Friday, January 29, 2010

A City Within A City, Part 3: Vdara Hotel & Spa

This is the third and final installment from the San Antonio Express-News article that included some good reviews the City Center hotels currently open in Las Vegas.

"A City Within the City", by Greg Morago
Sunday, January 24, 2010

Vdara Hotel and Spa

This non-gaming hotel is the best-behaved student in a class of do-gooders. While City Center was built "green" and most of its properties have earned LEED Gold certification, Vdara takes it one step further: no smoking. At check-in they underscore the smoking ban and make you sign on the dotted line. If your idea of Vegas indulgence includes hearing the bells and whistles of slot machines and breathing in cigarette smoke, Vdara is definitely not your place. But if you're looking for a sedate, well-designed oasis of civility, this 57-story curved tower of glass designed by Rafael Vinoly might be up your alley.

Vdara's 1,495 suites ($149-$2,000) are unusual by Strip standards in that each has a kitchen, equipped with sink, microwave, stove and refrigerator separate from the minibar. There's even a coffee maker, another atypical Vegas hotel feature. The bedroom/living room features a dining table with two chairs, couch, flat-screen TV, a flat screen TV, a fantastically comfortable bed and a closet with two robes and two pairs of slippers. The desk is too small to be a good work station, and the lack of a chair with wheels or the ability to adjust is a big no-no for anyone having to do computer work. For a new room I was also bothered by at least six stains I saw on the carpet.

The bathroom is small by Vegas standards, with just a single sink and a magnifying mirror. But there's Aveda amenities and a separate closet - a thoughtful touch for someone who might want to get dressed in the bathroom. Another nicety: Most of the suites have washers and dryers. Odd but cool.

The three times I checked out the hotel's sole restaurant, Silk Road, it was almost completely empty of customers and without a single person at the bar. Not very inviting. Neither is the lobby's bar, which has no personality or energy. The tidy and compact spa doesn't seem very special and the pool was still under construction. Without a fun spa, a buzzy restaurant or a come-hither bar, what's there to do at Vdara? After all, you can't even gamble or smoke. I guess you could always go upstairs and do your laundry.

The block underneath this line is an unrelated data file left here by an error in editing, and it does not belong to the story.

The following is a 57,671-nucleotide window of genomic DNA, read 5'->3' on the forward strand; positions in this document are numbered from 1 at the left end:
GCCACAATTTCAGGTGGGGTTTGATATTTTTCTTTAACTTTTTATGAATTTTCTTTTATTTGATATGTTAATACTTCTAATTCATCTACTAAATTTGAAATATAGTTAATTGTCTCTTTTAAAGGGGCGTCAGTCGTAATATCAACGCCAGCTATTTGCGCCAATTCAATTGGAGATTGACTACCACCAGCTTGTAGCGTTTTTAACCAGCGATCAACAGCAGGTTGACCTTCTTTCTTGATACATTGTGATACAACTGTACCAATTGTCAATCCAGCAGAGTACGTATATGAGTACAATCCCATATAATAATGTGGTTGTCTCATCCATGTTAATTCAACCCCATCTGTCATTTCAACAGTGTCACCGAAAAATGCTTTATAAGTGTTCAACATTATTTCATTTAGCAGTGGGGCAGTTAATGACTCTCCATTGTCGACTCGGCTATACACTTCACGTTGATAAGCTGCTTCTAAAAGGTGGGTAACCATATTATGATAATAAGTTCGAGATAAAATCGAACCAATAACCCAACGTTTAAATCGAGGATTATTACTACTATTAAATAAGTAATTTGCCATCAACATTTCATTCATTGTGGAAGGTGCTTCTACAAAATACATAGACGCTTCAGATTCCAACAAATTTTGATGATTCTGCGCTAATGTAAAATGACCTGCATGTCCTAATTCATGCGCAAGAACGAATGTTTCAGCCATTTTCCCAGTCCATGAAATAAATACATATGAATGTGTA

From my bed I could make out the top of the Flamingo hotel wrapped by an advertisement for Donny and Marie Osmond's show. All night I looked at Donny and Marie's Chiclet smiles and couldn't help but think that Vdara is neither a little country nor a little bit rock 'n' roll. And what it needs is a little of either - or both.

A City Within A City, Part 2: Mandarin Oriental

Here is the second installment from the San Antonio Express-News article.

From "A City Within the City", by Greg Morago
Sunday, January 24, 2010

Mandarin Oriental

Discreet elegance is this chain's hallmark, and that pretty much sums up the Mandarin Oriental Las Vegas. The 47-story hotel designed by Kohn Pedersen Fox looks important but un-fussy from the outside; and even its public spaces inside show luxurious restraint. But once you slip into one of the hotel's 392 rooms, Mandarin Oriental lets its hair down (inasmuch as it allows itself). The rooms, designed by Adam Tihany (who crafted the hotel interior top to bottom), are tidy affairs that ooze opulence. Everything has its place in the room ($350-$15,000) but everything also is thoughtfully designed.

When you enter your room - your bags are whisked away from you at arrival and already in your room - the lights and TV go on and the curtains dramatically slide back to reveal your view. A little bit of theatricality never hurt anyone. State-of-the-art technology rules here, which means that the hotel thought of every single thing, and then some, to keep you entertained and plugged in. But it's the more sensual elements of the room design that enchant: the frosted glass-walled bathroom with its train case of amenities; the Frette robes, umbrella, yoga mat and baby alpaca blanket inside the closet; the bath salts and orchid near the soaking tub; the tea kettle and assortment of leaves for steeping; the yoga DVD; the wardrobe foyer with its valet closet that allows you to retrieve the morning paper and your shined shoes without having to open your room door to the hallway.

Check in at the MO is done on the 23rd floor Sky Lobby. Hotel guests occupy floors below 23; the floors above 23 are for owners of 227 apartments and condominiums in the Residences at Mandarin Oriental.

Hotel guests and residents both have use of the indulgent 27,000-square-foot Spa at Mandarin Oriental and fitness center.

The typical Vegas visitor might see the hotel's lack of a casino (it is deliberately non-gaming) as a disadvantage. But the luxury-seeker is going to love the Mandarin Bar on the 23rd floor, which boasts the most stunning views of the Strip in the city, and Twist restaurant, which gives the hotel bragging rights in a competitive foodie city. Twist is the first U.S. restaurant from three-star Michelin chef Pierre Gagnaire CQ. A wee jewel box of a space, Twist has the local epicures buzzing with excitement over its menu of French classics with a "twist".